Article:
It was only three months, but for that long in 1993 Chad Kreuter was hitting as well as any Detroit catcher ever had. It didn’t (if it had we’d all remember Kreuter more than we do), but Kreuter was still a fine catcher and a favorite of Tiger manager Sparky Anderson.
Krueter was a rarity — a switch-hitting catcher. For that reason he never had a hard time finding a job. The Pepperdine alum signed as a free agent eight different times, three times with the Chicago White Sox.
Drafted by the Texas Rangers in 1985, Kreuter spent seven seasons in the minor leagues with that organization. He earned four callups to the big leagues during that development phase, only once for more than a few weeks. That was in 1989 and he didn’t exactly terrify opposing pitchers. Kreuter hit .152 in ’89 for the Rangers. Texas never gave Kreuter a chance and when he became a free agent the Tigers signed him in January of 1992. But the 27-year old was an unknown commodity.
Kreuter’s status changed pretty quickly during his first spring training with Detroit in Lakeland. A veteran of professional baseball by now, Kreuter worked hard and impressed his new manager. “He seems like he’s been here for years,” Sparky said of Kreuter, “he doesn;t need to be coached or told what to do, he just [comes to the ballpark] ready to play.”
In his first season as a Tiger, Kreuter served as a second catcher behind Mickey Tettleton, another switch-hitter who had far more offensive punch. But Kreuter was a better defender behind the dish and that fact didn’t go unnoticed. Starting pitcher Bill Gullickson preferred throwing to Krueter and the two paired up as a battery frequently throughout the year. For the ’92 season, Kreuter hit .253 with a pair of homers. He was sterling at halting the running game – 49 baserunners tried to steal on Kreuter and he threw out 23 of them, a sparkling 47% rate.
The ’93 season was Kreueter’s best in Motown and the would also prove to be the best of his career. For the first half of the season he was the best-hitting catcher in the league. That season Sparky decided to play Tettleton primarily at DH. The eager Kreuter didn’t miss his chance to finally play regularly in the majors. In April he hit a blistering .431 with three homers and 10 runs batted in. He followed it up with a fine May and by the end of June he was still hitting well over .300 and probably deserved to be an All-Star. The only problem was that Kreuter’s name wasn’t even on the All-Star Game ballot. He had to settle with the satisfaction of knowing that his teammates appreciated his performance. In the last week of June the Tigers were the surprise team of baseball, sitting in first place in the AL East. The team was bashing their way to the top, outscoring opponents by an alarming margin behind an offense fueled by the power bats of Cecil Fielder, Tettleton, Rob Deer, Travis Fryman, and Kirk Gibson. Sparkplugs Tony Phillips, Lou Whitaker, and Alan Trammell also were having good years with the bat.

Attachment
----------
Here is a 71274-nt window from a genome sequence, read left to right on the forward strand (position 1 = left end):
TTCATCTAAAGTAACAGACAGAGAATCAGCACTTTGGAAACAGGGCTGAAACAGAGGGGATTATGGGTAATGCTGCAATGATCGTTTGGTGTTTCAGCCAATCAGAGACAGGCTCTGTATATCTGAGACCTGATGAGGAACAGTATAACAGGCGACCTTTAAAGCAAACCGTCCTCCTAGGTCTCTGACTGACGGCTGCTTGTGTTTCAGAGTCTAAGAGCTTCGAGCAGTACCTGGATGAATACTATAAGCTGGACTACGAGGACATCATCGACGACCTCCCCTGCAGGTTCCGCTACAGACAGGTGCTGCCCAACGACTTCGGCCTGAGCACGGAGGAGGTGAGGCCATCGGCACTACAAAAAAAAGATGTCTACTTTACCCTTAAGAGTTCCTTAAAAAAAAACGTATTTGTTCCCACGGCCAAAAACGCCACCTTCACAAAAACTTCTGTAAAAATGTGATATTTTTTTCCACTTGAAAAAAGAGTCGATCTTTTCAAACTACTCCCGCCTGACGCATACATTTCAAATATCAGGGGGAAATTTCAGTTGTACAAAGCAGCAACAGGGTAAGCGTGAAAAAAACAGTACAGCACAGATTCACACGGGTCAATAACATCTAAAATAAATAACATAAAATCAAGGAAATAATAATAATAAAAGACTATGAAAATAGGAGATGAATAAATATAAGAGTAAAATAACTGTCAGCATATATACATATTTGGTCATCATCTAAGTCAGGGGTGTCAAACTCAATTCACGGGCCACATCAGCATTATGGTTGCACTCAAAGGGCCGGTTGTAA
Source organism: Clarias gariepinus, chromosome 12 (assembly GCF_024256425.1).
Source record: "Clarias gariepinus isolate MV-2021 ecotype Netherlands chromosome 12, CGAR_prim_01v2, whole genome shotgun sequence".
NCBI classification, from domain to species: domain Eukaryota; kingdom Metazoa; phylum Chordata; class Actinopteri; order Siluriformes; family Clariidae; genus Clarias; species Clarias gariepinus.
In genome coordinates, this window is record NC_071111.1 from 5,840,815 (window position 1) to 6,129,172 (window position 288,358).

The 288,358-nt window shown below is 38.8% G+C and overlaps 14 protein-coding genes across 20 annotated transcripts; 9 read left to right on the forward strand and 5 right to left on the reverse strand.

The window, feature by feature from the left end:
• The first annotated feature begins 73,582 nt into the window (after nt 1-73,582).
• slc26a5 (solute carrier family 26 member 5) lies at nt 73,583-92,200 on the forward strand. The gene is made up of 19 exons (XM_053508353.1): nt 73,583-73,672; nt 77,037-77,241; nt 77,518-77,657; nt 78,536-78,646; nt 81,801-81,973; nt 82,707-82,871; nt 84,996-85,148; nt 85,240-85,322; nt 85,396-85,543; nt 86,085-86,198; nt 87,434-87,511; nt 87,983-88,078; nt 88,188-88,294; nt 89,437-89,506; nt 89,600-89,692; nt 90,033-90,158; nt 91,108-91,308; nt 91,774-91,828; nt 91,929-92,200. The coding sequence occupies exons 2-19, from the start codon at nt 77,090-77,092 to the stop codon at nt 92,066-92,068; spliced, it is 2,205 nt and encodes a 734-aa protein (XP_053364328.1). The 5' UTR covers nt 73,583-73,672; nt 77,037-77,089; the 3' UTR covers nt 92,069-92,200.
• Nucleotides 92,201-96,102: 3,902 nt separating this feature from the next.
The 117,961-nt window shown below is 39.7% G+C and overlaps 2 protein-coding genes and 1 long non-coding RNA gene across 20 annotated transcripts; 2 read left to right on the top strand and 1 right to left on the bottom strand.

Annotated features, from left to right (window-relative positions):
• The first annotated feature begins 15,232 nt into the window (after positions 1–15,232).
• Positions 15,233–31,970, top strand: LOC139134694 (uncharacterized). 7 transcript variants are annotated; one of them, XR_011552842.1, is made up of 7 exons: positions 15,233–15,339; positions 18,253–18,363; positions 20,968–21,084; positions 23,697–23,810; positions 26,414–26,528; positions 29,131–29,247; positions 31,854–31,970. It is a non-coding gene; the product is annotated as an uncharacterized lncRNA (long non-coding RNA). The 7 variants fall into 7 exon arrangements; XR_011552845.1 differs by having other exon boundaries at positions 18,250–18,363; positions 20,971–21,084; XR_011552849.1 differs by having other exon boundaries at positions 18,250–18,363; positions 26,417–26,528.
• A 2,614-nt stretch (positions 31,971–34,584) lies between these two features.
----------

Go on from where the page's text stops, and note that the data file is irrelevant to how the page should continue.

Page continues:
“When he’s behind the plate you know he’s going to battle back there, and he’s had some big hits for us,” Trammell said of Kreuter in May of 1993.
Kreueter’s bat didn’t stay Ted Williams-hot all season and the Tigers fell out of first place, but the season was still a success as the team won 85 games and finished in third place. Kreuter ended up at .285 with 15 homers and 51 RBIs in 119 games. He had a .484 slugging percentage and showed patience at the plate, drawing enough walks to post an impressive .371 on-base percentage.
Kreuter was back in 1994, having earned a hefty one-year, $1 million contract, but he struggled all season with the bat. When the season was halted due to a players’ strike in August Kreuter’s average was only .224 with a single homer. He never played for the Tigers again, leaving via free agency for the Mariners.
After his good showing with the glove and the bat in Detroit, the switch-hitting Kreuter found it easy to stay in the big leagues. He was a mature, professional catcher who could step in and play when asked. He could hit for power from both sides of the plate and he also did a fine job throwing out baserunners. Pitchers liked Kreuter because he took charge behind the plate. He played for six more teams after leaving the Tigers, ending his career where it began, with Texas in 2003. By that time he was 38 and had crouched behind the plate for nearly 900 games in the majors and another 500 in the minors. After a late start, Kreuter was able to spend 16 seasons in the major leagues. He earned a lot of respect for his professional approach to the game. After he retired he wanted to stay in baseball but he had a hard time getting an opportunity. He spent a few years as head coach at USC and a couple more in the Diamondbacks organization as an instructor, but a big league coaching or managerial job has eluded him.